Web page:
Economic Climate And Design

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The Present Economic Climate And Design/Fashion

The Present Economic Climate And Design/Fashion


The whole world is facing global recession. The economy is slowing, the business environment is unpredictable and the consumers are getting increasingly diverse, informed, and technologically strong and demanding. The global meltdown has, in no way, spared the fashion industry. This industry, along with other textile products industry, is also feeling the pinch of financial adversity. Fashion is one of the world's most important creative industries. It is the major output of a global business with annual U.S. sales of more than $200 billion—larger than those of books, movies, and music combined. Everyone wears clothing and inevitably participates in fashion to some degree. Fashion is also a subject of periodically rediscovered fascination in virtually all the social sciences and the humanities. It has provided economic thought with a canonical example in theorizing about consumption and conformity. Social thinkers have long treated fashion as a window upon social class and social change (Abrahamson, 2009, 708).

Impacts of Recession on Global Fashion Industry

The trends all over the world are that of rising unemployment, credit squeeze and plummeting home budgets. Lavish spending habits have been replaced by very cautious closefisted consumer. One of the few items on which the consumers cut back in tough times includes apparels and fashion accessories. As such, many fashion companies have also started to fall into credit problems. In the last few months, various companies worldwide have filed for bankruptcy.

Many big names in the fashion industry are facing financial problems, many of whom have even declared their negative condition. Some of these companies are hoping for a take over.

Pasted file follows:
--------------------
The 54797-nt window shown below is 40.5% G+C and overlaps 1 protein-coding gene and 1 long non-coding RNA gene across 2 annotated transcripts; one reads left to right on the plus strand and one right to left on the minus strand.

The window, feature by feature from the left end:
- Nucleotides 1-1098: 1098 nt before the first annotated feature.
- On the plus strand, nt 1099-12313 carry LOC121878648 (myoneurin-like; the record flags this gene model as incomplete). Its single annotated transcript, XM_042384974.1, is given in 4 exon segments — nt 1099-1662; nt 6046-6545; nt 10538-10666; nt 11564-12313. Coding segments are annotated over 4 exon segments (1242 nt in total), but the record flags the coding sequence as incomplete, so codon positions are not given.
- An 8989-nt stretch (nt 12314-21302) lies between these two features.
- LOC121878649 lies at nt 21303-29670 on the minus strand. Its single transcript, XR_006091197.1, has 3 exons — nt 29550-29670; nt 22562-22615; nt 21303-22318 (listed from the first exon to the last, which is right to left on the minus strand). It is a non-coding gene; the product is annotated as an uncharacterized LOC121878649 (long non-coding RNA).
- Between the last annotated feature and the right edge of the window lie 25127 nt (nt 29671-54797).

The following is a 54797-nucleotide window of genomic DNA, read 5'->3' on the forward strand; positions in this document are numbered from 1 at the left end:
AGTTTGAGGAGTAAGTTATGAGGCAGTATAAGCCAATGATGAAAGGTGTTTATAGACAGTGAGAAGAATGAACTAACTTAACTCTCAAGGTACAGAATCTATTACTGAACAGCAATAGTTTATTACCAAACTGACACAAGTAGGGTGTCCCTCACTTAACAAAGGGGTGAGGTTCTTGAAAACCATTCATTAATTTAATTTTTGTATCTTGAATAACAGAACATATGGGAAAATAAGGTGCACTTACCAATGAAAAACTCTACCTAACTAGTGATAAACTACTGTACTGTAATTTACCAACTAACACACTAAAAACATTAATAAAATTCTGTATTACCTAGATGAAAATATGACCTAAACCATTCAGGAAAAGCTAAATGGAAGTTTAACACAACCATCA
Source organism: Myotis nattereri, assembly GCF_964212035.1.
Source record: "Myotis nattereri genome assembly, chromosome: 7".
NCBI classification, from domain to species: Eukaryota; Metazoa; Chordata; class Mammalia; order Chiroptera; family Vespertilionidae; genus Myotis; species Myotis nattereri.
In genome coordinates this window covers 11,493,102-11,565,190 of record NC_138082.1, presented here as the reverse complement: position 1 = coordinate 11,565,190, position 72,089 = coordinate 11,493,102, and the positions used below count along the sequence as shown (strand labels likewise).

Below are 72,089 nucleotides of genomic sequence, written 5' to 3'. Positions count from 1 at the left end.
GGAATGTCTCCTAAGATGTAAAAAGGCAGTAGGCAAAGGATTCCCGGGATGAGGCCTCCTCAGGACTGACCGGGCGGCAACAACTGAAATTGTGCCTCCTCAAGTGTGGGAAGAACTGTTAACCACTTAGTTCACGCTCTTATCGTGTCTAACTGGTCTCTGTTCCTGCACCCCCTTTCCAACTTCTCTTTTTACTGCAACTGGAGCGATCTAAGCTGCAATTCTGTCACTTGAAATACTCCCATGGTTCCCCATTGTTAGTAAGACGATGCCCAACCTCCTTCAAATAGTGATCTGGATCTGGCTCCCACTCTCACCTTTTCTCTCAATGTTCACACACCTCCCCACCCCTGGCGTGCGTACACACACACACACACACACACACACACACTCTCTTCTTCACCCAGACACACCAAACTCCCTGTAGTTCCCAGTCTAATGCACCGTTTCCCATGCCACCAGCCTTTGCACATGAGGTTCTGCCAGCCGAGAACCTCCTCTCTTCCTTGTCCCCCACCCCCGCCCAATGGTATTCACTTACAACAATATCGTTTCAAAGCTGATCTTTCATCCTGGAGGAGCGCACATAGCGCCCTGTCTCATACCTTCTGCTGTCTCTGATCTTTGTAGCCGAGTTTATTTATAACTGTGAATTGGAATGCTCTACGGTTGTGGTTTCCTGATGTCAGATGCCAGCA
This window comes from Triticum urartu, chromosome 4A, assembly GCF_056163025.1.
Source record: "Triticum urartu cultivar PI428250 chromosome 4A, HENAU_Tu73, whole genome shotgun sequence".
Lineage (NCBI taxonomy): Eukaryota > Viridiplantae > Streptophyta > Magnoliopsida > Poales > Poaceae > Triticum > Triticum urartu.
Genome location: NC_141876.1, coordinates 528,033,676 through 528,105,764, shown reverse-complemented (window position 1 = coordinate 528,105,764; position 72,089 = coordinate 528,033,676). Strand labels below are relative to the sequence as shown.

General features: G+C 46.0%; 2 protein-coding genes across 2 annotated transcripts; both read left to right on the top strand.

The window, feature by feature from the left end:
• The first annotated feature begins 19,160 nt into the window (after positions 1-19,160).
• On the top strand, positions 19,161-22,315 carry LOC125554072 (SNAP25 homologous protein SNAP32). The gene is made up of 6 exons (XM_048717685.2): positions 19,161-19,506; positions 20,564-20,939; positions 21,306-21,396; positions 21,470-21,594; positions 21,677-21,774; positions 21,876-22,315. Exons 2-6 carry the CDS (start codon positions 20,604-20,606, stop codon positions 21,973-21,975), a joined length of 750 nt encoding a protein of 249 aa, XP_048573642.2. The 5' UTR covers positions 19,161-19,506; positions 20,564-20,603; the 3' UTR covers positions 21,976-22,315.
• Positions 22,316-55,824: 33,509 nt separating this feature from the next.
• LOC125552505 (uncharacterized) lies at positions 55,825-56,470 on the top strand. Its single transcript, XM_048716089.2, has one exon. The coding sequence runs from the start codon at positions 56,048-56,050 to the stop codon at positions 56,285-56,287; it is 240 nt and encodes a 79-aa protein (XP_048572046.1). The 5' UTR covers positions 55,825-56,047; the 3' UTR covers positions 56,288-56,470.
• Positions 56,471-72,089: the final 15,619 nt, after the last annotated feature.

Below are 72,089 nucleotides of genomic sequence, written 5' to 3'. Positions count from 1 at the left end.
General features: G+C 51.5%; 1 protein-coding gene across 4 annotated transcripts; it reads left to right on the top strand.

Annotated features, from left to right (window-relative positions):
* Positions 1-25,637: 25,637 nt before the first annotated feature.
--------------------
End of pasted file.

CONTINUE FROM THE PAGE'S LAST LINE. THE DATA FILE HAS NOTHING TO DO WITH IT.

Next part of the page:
Many companies are negotiating for a partnership deal with willing investors in order to help their finances.

Announcing of plans to remove jobs in regional offices has become more common news.

Many events, innovative plans are being cancelled.

Many fashion labels in fashion hubs like Italy are holding emergency talks with the government and are appealing to support their industry or at least lessen the effects of their financial slowdown.

Textile and clothing market

The textiles market experienced healthy growth rates during the past five years, peaking at 8.6% in 2004. However, the market is expected to experience much lower rates of growth during the forecast period, which can be attributed to the 2005 abolition of the Multi Fibre Agreement on Textiles and Clothing. This means there is technically now unrestricted access to the European, American and Canadian markets, leading to an influx of cheap Asia-Pacific imports affecting domestic textiles trade. The UK textiles market generated total revenues of $14.7 billion in 2004, representing a compound annual growth rate (CAGR) of 6.1% for the five-year period spanning 2000-2004 (Silverstein, 2006, 519).

In comparison, the French market experienced a CAGR of 2.1% during the same period. Market consumption volumes in the UK increased at a CAGR of 4.4% between 2000 and 2004 to reach a total of 1.6 million tonnes. The leading revenue source for the UK textiles market is the synthetic fibers ...
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